NEW YORK (Jan. 10)
American school textbooks tend to give a partial, inadequate, and distorted picture of minority groups, the Anti-Defamation League of B’nai B’rith reported in a study made public today. It noted, however, that there has been a “marked improvement” in such textbook shortcomings during the past decade.
The ten-month study was conducted by Dr. Lloyd Marcus, director of the League’s department of research and program development and an authority on instructional material. The study was started after last year’s wave of swastika desecrations, perpetrated largely by youngsters of secondary school age. The study was based on exhaustive examination of the 48 most widely used social studies textbooks, geared to junior and senior high school levels.
The study establishes that the treatment of Jews in the textbooks continues to suffer from overemphasis on their ancient past at the expense of their status today. “Much space is given both to democracy’s heritage from the ancient Hebrews and to the progress of the state of Israel. But most texts fail to present a varied, true-to-life picture of Jews in America today, ” the report said. “Only a few do an adequate job of highlighting past and present participation by Americans of Jewish faith in the many phases of our national life.
“Textbook accounts of the Crucifixion, though seldom linking Jews to this event in the harmful manner of older books, continue to be too superficial to help dispel misconceptions that may underlie some feelings of anti-Semitism, ” the ADL study emphasized.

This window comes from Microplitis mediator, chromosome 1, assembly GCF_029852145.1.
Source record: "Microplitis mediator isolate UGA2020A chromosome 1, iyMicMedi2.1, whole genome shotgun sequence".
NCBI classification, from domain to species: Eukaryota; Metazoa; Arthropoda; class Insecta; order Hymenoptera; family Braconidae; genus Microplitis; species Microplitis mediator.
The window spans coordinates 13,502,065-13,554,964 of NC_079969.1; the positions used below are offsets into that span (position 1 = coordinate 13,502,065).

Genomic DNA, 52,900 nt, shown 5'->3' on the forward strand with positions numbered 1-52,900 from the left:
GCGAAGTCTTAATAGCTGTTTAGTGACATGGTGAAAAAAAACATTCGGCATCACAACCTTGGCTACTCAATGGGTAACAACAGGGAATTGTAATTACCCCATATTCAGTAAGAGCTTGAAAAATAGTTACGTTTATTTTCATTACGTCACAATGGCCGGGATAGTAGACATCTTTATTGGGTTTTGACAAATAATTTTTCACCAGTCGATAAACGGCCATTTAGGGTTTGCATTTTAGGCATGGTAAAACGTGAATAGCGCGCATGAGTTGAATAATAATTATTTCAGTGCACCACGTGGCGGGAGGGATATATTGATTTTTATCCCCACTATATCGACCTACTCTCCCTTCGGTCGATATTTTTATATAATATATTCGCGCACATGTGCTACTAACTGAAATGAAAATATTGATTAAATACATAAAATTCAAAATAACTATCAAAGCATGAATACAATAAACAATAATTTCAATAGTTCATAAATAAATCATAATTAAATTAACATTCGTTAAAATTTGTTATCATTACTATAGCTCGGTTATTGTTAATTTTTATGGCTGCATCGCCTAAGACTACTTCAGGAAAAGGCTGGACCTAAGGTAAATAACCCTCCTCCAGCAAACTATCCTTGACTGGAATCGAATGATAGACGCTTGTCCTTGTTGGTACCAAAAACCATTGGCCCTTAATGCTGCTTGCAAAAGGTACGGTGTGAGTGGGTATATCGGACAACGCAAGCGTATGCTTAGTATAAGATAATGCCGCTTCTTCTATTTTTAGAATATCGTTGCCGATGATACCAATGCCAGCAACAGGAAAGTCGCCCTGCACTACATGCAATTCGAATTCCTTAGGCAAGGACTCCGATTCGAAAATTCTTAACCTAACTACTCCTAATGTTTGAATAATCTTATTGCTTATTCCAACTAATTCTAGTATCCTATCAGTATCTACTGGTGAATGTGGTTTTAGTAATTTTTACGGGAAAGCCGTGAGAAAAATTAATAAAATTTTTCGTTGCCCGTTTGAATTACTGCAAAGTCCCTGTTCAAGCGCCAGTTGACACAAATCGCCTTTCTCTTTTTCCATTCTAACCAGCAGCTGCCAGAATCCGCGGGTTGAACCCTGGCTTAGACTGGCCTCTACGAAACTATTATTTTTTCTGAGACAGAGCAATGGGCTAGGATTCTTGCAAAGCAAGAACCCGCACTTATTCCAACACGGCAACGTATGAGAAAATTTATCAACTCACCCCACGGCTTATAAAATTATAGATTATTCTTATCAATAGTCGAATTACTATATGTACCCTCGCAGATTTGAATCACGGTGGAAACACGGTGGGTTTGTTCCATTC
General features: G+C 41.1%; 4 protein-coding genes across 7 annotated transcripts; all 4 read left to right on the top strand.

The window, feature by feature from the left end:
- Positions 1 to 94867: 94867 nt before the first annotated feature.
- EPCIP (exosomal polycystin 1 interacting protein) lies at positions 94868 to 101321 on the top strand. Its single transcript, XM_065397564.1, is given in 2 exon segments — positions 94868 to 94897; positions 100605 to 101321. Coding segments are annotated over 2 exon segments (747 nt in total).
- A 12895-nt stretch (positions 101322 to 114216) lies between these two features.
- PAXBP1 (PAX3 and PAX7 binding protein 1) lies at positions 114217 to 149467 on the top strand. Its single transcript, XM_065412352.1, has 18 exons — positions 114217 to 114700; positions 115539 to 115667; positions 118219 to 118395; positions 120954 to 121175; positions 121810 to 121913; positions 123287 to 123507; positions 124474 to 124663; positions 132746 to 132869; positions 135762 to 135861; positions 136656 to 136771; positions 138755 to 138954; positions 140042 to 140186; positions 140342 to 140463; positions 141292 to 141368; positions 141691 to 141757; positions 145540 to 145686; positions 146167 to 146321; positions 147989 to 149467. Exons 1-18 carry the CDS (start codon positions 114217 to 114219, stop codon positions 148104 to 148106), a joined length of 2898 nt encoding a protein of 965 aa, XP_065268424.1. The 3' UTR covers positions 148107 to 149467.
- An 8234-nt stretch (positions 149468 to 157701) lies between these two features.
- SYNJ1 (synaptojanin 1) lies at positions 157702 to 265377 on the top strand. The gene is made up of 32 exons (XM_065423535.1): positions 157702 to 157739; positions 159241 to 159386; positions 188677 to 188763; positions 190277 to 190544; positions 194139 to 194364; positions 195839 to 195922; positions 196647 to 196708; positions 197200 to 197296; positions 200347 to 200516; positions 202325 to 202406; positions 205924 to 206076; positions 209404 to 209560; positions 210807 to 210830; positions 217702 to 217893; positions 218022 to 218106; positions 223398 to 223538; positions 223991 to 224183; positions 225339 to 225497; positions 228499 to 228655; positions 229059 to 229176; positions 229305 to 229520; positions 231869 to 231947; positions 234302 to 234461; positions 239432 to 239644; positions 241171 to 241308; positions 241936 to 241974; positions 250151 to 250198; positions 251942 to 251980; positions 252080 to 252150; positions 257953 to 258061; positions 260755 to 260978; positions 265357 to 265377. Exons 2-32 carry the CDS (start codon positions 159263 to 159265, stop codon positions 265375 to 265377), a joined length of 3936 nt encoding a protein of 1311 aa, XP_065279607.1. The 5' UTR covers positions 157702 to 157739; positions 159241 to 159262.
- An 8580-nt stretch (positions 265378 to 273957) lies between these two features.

The ADL also found that Nazi persecutions of minority groups are inadequately treated. “About one-third of the books examined omit the topic entirely, ” the report says. “In fact, more than three-quarters of them slight or minimize what the Nazis did to their victims. Several texts on world history, however, contained excellent material on some aspect of the problem: usually Hitler’s racist theories, the identity, both Jewish and non-Jewish, of his victims, or the successive stages of brutality that culminated in mass murder–seldom the number of victims, or the international reaction and consequences of the Nazi assault on innocent people. Pictorial illustration of this topic is very seldom included. Taken as a whole, only one fully satisfactory account was found.”
The study found that immigrants to the United States receive considerable attention in American history and social-problems texts. Post-1880 immigrants from Southern and Eastern Europe are now treated more sympathetically than they were a decade ago. Similarly, the ADL said, “the history of legislation against unlimited entry of immigrants is now seldom couched in terms that place an onus on the immigrant.”